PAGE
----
My husband, Eric, died on Friday Feb 16, 2018. It was completely unexpected. Many, many people mourn him.
I plan to post memories of Eric here on the blog as they come to me. Let’s hope I do a better job of this than I have of other plans for the blog.
Yesterday, I skied with our Sunday lesson group. This is that story. I am so grateful that all of my friends and family, including his parents who of course are also my family, encouraged me to do this and not to cloister myself in grief. That is not who I am or what Eric would want me to do. I picture him saying, as he so often did, “You know, I’m busy this weekend – but you go ahead. Go have fun. I’ll watch the dogs.”
I pulled myself together and dragged myself to the base of the Quicksilver. With every step, I wasn’t sure I could do it, but I did. I met up with our lesson group, all of whom loved skiing with him. There were many hugs, both from our group and from everyone who saw me. Lesson club is a small world.
I asked Matt, our instructor, what Eric would most like to ski. He said without a doubt it would be Eagle’s Nest, the most direct line from the ski patrol hut at the top of Horseshoe Bowl. Eric had wanted to ski that line all day the previous Friday. (I’d been on the road that day.)
It was bitterly cold and windy yesterday. Even for Breckenridge. A number of people were late, so we lapped 6 chair waiting for them. I took a run down Joker Rolls. It’s the tree side of Joker. It’s always full of windblown, and the pillows intimidate most people, so they stay pretty nice. Eric always skied them with aplomb. I skied down, and one of our friends commented on how well I’d skied it. While I’d been skiing it, I said out loud, “C’mon, Eric, help me out.” I guess he did.
So when we finally got the crew assembled, Matt recommended taking Imperial up and skiing down the ridge line to Horseshoe. It would be a lot faster than taking the T-Bar – i.e., we’d spend less time in the cold. At least one group member wasn’t so excited to ride up to 12.8k feet in the wind, but she went with it. The ridge line was an intermittent white out. I skied on the right side of it, realizing that with a moment’s inattention, I’d fall down the side into Imperial Bowl. But I couldn’t really see well enough to risk changing my line. Then I hit some unseen bumps and went down. Oh well.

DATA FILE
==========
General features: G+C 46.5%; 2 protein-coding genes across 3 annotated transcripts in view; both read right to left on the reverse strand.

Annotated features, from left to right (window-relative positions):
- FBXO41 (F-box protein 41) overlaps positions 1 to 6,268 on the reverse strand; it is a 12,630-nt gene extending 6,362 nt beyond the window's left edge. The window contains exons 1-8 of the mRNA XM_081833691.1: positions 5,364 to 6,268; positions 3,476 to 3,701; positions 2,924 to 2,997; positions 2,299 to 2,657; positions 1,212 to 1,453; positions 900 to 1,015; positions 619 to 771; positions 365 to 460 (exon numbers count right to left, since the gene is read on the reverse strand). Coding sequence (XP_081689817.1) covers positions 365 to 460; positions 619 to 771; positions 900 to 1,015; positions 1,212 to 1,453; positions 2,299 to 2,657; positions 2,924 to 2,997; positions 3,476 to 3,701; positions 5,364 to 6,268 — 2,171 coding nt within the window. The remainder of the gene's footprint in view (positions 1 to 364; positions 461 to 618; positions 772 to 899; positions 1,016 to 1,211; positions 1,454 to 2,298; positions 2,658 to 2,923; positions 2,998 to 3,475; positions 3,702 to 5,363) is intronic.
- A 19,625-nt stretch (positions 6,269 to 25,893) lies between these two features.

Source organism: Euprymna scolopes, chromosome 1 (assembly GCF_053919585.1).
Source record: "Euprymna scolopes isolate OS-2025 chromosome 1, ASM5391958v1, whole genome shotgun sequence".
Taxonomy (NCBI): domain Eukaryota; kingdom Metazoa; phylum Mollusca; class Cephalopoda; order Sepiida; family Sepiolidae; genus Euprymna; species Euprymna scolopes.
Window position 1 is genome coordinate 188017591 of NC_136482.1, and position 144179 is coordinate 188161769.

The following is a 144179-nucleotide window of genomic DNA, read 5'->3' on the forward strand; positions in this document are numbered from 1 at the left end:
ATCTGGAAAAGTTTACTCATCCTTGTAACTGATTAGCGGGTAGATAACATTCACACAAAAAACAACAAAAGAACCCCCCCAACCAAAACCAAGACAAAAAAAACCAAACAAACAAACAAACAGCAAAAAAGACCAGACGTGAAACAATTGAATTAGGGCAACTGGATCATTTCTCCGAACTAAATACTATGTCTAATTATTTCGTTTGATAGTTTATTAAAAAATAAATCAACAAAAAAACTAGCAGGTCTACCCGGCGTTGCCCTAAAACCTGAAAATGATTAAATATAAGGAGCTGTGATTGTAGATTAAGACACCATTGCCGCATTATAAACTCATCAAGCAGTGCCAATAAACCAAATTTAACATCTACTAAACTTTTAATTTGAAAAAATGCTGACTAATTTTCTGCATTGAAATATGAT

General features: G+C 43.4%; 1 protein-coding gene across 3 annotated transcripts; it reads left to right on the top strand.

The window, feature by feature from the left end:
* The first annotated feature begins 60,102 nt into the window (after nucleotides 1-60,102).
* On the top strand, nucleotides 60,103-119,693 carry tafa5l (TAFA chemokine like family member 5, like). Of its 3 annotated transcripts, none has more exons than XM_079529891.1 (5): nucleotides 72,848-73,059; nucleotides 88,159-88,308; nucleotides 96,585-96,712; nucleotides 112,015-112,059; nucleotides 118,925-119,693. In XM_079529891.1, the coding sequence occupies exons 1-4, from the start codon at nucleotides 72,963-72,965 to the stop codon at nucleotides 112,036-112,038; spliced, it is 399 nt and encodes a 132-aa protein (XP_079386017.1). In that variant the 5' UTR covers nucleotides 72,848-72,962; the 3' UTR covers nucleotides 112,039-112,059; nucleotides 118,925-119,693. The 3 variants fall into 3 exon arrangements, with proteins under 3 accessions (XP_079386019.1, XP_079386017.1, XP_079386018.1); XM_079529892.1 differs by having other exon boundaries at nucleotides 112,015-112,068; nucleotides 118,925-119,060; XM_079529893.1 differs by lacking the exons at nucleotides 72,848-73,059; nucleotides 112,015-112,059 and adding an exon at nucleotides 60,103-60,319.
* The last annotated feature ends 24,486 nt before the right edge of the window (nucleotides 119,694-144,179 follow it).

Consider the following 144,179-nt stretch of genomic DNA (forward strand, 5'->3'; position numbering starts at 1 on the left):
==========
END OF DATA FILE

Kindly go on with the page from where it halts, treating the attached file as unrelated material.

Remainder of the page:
The first run of Eagle’s Nest was perfect windblown chalk – hero snow and no bumps. After one run, despite the cold, we were ready to do it again. So we did. The jokes about stopping at 10:30 to have bloody marys fell away. A good run trumps all.
On the second ride up T-Bar, I neglected to pull my mask up all the way, and my cheek turned white. We realized it was time to head in for a bit. As we were skiing down, I asked Matt about another line that people had been taking on the previous run. (I never can remember the names of the lines in Horseshoe. It never really mattered to me. Drove Eric batty.) Matt said it was called Humbug. I decided to ski that. I really did feel like I was channeling Eric, skiing directly and aggressively. A cloud of snow surrounded me for a few moments and I couldn’t see, but I decided to keep skiing through it. Matt and another friend commented on how surprised they were that I’d just kept going rather than stopping. But it was all Eric.
During lunch, the wind got so bad that they shut down most of the lifts, even E chair, which I’ve only seen closed once before. We rode C Chair and skied the Doors. But that’s another story, and while Eric would ski the Doors if everyone else was, he never said, “Oh, wow, let’s ski the Doors!” Bowls were his favorite. I remember the first time he skied Horseshoe in three turns – which is crazy – and was so excited to tell me about it. Skiing was only one of his many interests – but man, that man could ski.